The Indiana State Police, along with other agencies across Indiana, will be increasing patrols as part of the national “Click It or Ticket” enforcement campaign ahead of Memorial Day weekend.
For the next three weeks, officers will be out in full force making sure drivers and passengers are buckled up and children are properly secure.
Their goal is to reduce the number of traffic injuries and fatalities from lack of seat belt use, a continuing concern. Data from the Indiana Criminal Justice Institute (ICJI) shows that unbuckled motorists make up almost 40% of all passenger vehicle deaths in the state.
The overtime patrols are funded by the National Highway Traffic Safety Administration (NHTSA) with grants administered by ICJI.
“Our focus is not on writing tickets but to encourage people to buckle up in order to saves lives,” said Indiana State Police Sergeant Rick Brown, team leader for the Indiana State Police Peru Post Crash Reconstruction Team. “Seat belts are your best form of protection in a crash and against dangerous drivers. At the end of the day, we want everyone to reach their destination safely.”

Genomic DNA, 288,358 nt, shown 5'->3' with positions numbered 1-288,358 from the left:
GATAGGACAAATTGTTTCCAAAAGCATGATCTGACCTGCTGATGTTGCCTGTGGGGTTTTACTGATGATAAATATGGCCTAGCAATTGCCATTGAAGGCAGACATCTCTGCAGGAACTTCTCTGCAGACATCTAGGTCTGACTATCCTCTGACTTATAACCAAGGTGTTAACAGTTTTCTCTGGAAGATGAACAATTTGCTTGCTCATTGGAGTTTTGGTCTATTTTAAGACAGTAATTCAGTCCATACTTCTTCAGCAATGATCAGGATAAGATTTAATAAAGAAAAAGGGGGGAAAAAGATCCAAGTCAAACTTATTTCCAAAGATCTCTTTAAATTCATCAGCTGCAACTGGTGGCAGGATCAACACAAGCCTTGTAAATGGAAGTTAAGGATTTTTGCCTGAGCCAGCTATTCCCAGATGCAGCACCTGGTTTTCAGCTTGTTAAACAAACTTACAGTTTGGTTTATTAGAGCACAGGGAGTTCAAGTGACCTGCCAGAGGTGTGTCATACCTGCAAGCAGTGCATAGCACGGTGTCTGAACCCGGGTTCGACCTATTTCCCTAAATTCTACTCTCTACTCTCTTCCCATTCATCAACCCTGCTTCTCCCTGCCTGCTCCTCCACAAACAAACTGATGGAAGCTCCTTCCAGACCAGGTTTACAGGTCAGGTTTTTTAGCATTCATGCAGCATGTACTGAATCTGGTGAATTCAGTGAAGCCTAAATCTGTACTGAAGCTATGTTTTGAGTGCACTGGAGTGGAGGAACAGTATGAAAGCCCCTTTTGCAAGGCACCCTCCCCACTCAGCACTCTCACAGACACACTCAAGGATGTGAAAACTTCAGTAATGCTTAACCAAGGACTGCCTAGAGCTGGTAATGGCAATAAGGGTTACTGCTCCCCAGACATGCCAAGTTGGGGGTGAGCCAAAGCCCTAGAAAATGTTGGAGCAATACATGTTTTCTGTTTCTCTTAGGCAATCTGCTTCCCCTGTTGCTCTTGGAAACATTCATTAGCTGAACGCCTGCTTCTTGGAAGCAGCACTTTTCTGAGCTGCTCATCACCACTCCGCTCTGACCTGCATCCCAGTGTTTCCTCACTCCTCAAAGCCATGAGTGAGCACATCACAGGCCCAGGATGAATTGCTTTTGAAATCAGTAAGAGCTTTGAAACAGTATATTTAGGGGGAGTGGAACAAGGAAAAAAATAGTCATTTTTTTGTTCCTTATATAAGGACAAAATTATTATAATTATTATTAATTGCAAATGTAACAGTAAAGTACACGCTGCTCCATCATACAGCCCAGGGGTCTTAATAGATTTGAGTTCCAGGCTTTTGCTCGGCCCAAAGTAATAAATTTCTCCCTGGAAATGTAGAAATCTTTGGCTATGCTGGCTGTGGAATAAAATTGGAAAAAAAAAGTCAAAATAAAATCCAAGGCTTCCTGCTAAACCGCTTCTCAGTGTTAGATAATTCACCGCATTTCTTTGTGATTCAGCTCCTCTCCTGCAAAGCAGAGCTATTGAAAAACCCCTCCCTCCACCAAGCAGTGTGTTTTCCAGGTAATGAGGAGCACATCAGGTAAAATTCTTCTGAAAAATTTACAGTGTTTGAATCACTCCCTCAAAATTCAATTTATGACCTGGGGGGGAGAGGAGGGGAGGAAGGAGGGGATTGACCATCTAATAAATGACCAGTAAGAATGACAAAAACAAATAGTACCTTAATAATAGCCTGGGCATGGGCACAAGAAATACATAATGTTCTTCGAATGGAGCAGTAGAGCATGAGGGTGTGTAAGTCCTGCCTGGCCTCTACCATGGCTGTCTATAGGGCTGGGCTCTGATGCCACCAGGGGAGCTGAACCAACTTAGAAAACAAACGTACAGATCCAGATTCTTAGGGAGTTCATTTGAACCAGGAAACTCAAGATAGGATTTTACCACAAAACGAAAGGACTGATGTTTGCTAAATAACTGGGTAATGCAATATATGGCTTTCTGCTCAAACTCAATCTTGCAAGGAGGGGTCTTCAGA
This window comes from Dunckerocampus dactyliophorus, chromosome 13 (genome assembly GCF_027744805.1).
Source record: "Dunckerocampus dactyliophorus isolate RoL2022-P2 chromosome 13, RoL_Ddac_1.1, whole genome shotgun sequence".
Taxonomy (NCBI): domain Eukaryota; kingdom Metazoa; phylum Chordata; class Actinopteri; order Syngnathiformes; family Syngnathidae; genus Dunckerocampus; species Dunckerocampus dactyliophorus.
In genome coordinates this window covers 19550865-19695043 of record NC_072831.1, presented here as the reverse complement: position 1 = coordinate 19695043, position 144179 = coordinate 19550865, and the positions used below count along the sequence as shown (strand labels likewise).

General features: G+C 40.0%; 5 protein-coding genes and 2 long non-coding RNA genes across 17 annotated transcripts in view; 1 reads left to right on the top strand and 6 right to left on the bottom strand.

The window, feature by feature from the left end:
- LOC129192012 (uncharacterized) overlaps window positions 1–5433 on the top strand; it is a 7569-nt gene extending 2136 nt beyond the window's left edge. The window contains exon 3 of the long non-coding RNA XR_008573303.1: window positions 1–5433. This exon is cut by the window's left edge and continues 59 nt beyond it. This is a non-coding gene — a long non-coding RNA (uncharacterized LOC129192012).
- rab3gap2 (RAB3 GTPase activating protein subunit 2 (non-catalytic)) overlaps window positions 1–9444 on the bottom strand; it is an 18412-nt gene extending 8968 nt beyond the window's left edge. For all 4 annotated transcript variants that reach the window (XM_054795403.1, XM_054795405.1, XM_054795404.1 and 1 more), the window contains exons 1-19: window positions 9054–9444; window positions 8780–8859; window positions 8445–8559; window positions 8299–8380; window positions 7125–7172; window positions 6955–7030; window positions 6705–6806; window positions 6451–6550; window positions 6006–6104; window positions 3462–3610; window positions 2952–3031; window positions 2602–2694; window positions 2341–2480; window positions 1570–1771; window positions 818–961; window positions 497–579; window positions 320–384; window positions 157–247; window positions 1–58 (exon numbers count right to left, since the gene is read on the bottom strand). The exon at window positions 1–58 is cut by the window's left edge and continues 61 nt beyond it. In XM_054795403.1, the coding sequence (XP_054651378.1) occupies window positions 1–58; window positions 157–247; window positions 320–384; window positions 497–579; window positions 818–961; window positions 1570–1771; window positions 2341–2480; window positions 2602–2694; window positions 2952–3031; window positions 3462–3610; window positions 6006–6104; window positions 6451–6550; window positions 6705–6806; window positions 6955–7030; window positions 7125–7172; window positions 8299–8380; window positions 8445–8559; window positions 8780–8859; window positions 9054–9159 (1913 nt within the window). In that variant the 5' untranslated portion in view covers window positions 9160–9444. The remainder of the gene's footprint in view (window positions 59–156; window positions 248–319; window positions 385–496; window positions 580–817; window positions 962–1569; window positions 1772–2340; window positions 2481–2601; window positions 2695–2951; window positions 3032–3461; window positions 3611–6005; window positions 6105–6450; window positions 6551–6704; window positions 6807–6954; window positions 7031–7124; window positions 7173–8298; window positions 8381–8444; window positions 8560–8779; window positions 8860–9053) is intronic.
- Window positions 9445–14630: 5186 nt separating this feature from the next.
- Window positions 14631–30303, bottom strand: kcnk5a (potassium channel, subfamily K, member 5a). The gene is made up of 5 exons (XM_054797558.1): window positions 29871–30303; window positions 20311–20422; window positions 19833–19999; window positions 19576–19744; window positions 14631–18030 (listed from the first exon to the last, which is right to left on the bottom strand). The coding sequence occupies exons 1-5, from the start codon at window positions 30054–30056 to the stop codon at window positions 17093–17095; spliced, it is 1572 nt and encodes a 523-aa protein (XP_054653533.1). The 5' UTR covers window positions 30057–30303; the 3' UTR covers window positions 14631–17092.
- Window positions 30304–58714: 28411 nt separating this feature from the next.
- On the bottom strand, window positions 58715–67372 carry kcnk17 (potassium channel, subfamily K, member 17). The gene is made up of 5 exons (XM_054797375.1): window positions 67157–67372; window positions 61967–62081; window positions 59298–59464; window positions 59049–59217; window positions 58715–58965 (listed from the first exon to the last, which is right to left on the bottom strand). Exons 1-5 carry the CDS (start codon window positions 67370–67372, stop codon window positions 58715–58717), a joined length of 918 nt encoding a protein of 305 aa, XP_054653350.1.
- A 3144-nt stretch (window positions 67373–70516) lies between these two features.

Despite making progress and advances in vehicle safety, in 2020, 226 unbuckled vehicle occupants lost their lives on Indiana roads – the second highest in the past decade. Young drivers, especially males, were the least likely to be buckled during a crash.
Research has repeatedly demonstrated the safety benefits of seat belts and the dangerous consequences when people choose not to use them. Buckling up can reduce the risk of injury or death in a crash by 50%. Without a seat belt fastened, people can be ejected from a vehicle and killed, and that risk increases if the driver is speeding or impaired.
Indiana law requires the driver and all passengers to buckle up. Children under age eight must be properly restrained in a federally approved child car seat or booster seat.
Throughout the campaign, officers will be watching for seat belt and car seat violations while conducting high-visibility patrols during the day and night, when unrestrained driving is at its peak. Drivers can be cited for lack of seat belt use, but also for each unbuckled passenger under the age of 16.